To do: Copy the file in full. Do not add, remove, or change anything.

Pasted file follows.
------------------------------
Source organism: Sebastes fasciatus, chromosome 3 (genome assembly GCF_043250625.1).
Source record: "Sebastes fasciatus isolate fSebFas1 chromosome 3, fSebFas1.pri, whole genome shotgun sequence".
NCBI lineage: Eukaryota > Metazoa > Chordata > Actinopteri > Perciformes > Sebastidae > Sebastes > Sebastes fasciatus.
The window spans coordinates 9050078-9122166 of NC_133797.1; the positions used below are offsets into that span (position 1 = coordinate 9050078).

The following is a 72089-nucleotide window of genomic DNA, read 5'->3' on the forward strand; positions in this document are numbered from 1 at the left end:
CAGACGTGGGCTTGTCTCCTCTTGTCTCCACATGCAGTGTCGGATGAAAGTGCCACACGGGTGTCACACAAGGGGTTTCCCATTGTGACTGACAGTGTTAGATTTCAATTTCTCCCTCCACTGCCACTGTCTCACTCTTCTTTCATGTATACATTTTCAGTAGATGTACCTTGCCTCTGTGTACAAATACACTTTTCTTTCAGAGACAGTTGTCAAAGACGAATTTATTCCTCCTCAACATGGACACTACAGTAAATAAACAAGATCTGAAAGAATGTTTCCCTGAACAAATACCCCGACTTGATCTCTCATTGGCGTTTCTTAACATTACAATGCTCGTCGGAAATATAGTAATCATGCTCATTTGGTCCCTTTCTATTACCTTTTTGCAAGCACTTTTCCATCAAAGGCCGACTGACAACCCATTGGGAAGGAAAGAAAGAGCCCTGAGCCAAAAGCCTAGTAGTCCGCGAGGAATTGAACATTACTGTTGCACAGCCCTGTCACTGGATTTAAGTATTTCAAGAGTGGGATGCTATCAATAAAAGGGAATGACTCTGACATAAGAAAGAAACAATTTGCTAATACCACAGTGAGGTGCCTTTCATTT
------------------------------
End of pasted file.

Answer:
Source organism: Sebastes fasciatus, chromosome 3 (genome assembly GCF_043250625.1).
Source record: "Sebastes fasciatus isolate fSebFas1 chromosome 3, fSebFas1.pri, whole genome shotgun sequence".
NCBI lineage: Eukaryota > Metazoa > Chordata > Actinopteri > Perciformes > Sebastidae > Sebastes > Sebastes fasciatus.
The window spans coordinates 9050078-9122166 of NC_133797.1; the positions used below are offsets into that span (position 1 = coordinate 9050078).

The following is a 72089-nucleotide window of genomic DNA, read 5'->3' on the forward strand; positions in this document are numbered from 1 at the left end:
CAGACGTGGGCTTGTCTCCTCTTGTCTCCACATGCAGTGTCGGATGAAAGTGCCACACGGGTGTCACACAAGGGGTTTCCCATTGTGACTGACAGTGTTAGATTTCAATTTCTCCCTCCACTGCCACTGTCTCACTCTTCTTTCATGTATACATTTTCAGTAGATGTACCTTGCCTCTGTGTACAAATACACTTTTCTTTCAGAGACAGTTGTCAAAGACGAATTTATTCCTCCTCAACATGGACACTACAGTAAATAAACAAGATCTGAAAGAATGTTTCCCTGAACAAATACCCCGACTTGATCTCTCATTGGCGTTTCTTAACATTACAATGCTCGTCGGAAATATAGTAATCATGCTCATTTGGTCCCTTTCTATTACCTTTTTGCAAGCACTTTTCCATCAAAGGCCGACTGACAACCCATTGGGAAGGAAAGAAAGAGCCCTGAGCCAAAAGCCTAGTAGTCCGCGAGGAATTGAACATTACTGTTGCACAGCCCTGTCACTGGATTTAAGTATTTCAAGAGTGGGATGCTATCAATAAAAGGGAATGACTCTGACATAAGAAAGAAACAATTTGCTAATACCACAGTGAGGTGCCTTTCATTT